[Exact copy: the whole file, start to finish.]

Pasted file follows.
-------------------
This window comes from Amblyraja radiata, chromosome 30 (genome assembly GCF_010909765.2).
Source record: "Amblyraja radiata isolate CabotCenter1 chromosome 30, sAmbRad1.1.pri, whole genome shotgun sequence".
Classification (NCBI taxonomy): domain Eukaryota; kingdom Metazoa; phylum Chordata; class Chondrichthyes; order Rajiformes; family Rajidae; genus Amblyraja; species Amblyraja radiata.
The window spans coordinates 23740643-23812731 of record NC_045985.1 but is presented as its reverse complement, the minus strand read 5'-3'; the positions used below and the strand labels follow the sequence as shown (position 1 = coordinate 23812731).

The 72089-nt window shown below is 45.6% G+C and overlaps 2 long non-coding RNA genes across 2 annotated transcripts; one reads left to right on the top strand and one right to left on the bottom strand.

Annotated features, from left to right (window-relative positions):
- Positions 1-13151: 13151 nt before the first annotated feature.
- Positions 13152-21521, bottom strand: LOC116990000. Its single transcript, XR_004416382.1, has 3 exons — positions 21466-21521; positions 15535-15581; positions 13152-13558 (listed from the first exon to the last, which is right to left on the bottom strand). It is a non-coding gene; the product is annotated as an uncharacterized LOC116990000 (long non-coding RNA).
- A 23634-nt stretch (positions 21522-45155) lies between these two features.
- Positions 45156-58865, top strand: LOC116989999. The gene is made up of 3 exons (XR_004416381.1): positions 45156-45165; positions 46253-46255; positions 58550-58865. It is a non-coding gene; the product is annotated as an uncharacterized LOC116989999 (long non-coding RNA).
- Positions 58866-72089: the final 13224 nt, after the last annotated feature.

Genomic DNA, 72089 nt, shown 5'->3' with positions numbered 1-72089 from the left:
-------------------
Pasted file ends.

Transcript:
This window comes from Amblyraja radiata, chromosome 30 (genome assembly GCF_010909765.2).
Source record: "Amblyraja radiata isolate CabotCenter1 chromosome 30, sAmbRad1.1.pri, whole genome shotgun sequence".
Classification (NCBI taxonomy): domain Eukaryota; kingdom Metazoa; phylum Chordata; class Chondrichthyes; order Rajiformes; family Rajidae; genus Amblyraja; species Amblyraja radiata.
The window spans coordinates 23740643-23812731 of record NC_045985.1 but is presented as its reverse complement, the minus strand read 5'-3'; the positions used below and the strand labels follow the sequence as shown (position 1 = coordinate 23812731).

The 72089-nt window shown below is 45.6% G+C and overlaps 2 long non-coding RNA genes across 2 annotated transcripts; one reads left to right on the top strand and one right to left on the bottom strand.

Annotated features, from left to right (window-relative positions):
- Positions 1-13151: 13151 nt before the first annotated feature.
- Positions 13152-21521, bottom strand: LOC116990000. Its single transcript, XR_004416382.1, has 3 exons — positions 21466-21521; positions 15535-15581; positions 13152-13558 (listed from the first exon to the last, which is right to left on the bottom strand). It is a non-coding gene; the product is annotated as an uncharacterized LOC116990000 (long non-coding RNA).
- A 23634-nt stretch (positions 21522-45155) lies between these two features.
- Positions 45156-58865, top strand: LOC116989999. The gene is made up of 3 exons (XR_004416381.1): positions 45156-45165; positions 46253-46255; positions 58550-58865. It is a non-coding gene; the product is annotated as an uncharacterized LOC116989999 (long non-coding RNA).
- Positions 58866-72089: the final 13224 nt, after the last annotated feature.

Genomic DNA, 72089 nt, shown 5'->3' with positions numbered 1-72089 from the left: